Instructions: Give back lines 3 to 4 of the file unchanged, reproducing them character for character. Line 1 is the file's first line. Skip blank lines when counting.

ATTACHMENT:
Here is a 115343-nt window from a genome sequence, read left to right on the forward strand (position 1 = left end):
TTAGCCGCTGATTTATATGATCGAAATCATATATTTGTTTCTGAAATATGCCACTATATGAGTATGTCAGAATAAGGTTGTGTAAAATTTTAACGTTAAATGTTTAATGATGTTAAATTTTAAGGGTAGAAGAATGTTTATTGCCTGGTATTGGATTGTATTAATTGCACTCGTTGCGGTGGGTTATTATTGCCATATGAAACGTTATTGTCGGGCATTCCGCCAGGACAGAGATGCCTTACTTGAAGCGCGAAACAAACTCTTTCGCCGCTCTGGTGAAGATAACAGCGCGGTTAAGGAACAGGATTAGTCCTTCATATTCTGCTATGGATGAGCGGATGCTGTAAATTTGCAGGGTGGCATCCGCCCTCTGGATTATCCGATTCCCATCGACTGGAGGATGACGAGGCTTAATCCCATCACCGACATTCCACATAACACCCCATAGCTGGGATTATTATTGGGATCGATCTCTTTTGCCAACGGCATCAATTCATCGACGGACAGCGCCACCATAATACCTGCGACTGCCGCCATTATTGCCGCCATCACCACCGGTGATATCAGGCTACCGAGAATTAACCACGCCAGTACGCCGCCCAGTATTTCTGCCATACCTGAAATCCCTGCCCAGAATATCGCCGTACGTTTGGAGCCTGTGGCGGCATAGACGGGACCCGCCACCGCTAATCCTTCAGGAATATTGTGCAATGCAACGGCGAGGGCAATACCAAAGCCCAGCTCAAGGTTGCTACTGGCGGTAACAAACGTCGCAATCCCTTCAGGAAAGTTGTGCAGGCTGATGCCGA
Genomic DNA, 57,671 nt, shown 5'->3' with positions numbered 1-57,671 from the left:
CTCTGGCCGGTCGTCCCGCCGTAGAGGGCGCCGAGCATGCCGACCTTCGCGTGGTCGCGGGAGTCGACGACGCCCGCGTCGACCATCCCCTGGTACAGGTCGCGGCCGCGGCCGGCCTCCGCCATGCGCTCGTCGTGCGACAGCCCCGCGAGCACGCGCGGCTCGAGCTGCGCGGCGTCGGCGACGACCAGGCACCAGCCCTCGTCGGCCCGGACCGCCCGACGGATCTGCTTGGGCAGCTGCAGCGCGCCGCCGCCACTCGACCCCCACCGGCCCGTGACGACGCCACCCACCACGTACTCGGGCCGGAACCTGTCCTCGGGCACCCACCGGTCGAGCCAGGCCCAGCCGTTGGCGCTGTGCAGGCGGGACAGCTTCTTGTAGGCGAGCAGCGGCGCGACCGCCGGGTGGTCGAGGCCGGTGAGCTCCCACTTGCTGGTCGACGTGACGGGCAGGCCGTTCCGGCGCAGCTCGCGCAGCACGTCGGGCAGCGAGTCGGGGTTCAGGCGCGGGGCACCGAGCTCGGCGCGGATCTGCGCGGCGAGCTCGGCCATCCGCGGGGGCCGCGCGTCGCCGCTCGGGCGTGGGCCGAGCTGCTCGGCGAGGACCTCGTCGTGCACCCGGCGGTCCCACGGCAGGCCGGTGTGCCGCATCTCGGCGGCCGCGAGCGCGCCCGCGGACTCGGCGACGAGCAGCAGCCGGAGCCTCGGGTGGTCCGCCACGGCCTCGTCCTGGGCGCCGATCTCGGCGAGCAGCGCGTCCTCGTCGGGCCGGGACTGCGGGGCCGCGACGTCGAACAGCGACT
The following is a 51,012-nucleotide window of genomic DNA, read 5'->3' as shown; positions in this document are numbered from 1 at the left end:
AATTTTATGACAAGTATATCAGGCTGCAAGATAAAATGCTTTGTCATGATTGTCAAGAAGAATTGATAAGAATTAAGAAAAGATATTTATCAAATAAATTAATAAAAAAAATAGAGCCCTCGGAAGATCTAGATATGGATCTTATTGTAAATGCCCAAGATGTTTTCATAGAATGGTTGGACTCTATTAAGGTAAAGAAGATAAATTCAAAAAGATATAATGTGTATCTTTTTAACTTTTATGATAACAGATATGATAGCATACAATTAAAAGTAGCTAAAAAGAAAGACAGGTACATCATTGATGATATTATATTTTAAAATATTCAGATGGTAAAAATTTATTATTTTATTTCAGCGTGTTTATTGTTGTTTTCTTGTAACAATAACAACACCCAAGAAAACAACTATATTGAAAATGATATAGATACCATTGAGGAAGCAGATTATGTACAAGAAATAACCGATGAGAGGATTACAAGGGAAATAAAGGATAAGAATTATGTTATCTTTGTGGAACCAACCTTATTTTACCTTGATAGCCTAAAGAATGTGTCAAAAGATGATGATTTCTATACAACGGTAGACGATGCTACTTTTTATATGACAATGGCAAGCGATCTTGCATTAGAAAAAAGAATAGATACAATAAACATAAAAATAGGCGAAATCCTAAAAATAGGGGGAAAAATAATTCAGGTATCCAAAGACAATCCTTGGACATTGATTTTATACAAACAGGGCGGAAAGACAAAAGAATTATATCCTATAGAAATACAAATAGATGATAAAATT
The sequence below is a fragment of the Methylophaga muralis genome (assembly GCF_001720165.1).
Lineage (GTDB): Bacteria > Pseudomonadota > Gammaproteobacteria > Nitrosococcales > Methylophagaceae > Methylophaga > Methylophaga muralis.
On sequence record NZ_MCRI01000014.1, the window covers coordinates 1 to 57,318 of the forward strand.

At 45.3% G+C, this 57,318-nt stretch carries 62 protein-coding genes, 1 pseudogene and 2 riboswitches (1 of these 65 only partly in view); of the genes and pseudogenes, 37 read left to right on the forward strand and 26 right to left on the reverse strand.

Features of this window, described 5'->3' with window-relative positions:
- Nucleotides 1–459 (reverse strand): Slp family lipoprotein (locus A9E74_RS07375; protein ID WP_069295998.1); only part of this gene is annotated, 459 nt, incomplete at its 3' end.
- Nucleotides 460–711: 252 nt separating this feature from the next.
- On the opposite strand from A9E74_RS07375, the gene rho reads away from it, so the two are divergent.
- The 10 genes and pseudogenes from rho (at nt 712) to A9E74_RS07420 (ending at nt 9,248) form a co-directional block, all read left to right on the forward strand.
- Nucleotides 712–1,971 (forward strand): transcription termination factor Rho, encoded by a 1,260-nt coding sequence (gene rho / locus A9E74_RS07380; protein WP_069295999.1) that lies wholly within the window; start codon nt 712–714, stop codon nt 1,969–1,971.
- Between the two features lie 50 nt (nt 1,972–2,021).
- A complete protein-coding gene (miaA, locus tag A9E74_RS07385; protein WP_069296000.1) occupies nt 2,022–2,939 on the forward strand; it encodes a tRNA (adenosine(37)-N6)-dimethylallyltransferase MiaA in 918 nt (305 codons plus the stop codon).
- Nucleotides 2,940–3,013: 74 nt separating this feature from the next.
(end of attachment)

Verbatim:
Genomic DNA, 57,671 nt, shown 5'->3' with positions numbered 1-57,671 from the left:
CTCTGGCCGGTCGTCCCGCCGTAGAGGGCGCCGAGCATGCCGACCTTCGCGTGGTCGCGGGAGTCGACGACGCCCGCGTCGACCATCCCCTGGTACAGGTCGCGGCCGCGGCCGGCCTCCGCCATGCGCTCGTCGTGCGACAGCCCCGCGAGCACGCGCGGCTCGAGCTGCGCGGCGTCGGCGACGACCAGGCACCAGCCCTCGTCGGCCCGGACCGCCCGACGGATCTGCTTGGGCAGCTGCAGCGCGCCGCCGCCACTCGACCCCCACCGGCCCGTGACGACGCCACCCACCACGTACTCGGGCCGGAACCTGTCCTCGGGCACCCACCGGTCGAGCCAGGCCCAGCCGTTGGCGCTGTGCAGGCGGGACAGCTTCTTGTAGGCGAGCAGCGGCGCGACCGCCGGGTGGTCGAGGCCGGTGAGCTCCCACTTGCTGGTCGACGTGACGGGCAGGCCGTTCCGGCGCAGCTCGCGCAGCACGTCGGGCAGCGAGTCGGGGTTCAGGCGCGGGGCACCGAGCTCGGCGCGGATCTGCGCGGCGAGCTCGGCCATCCGCGGGGGCCGCGCGTCGCCGCTCGGGCGTGGGCCGAGCTGCTCGGCGAGGACCTCGTCGTGCACCCGGCGGTCCCACGGCAGGCCGGTGTGCCGCATCTCGGCGGCCGCGAGCGCGCCCGCGGACTCGGCGACGAGCAGCAGCCGGAGCCTCGGGTGGTCCGCCACGGCCTCGTCCTGGGCGCCGATCTCGGCGAGCAGCGCGTCCTCGTCGGGCCGGGACTGCGGGGCCGCGACGTCGAACAGCGACT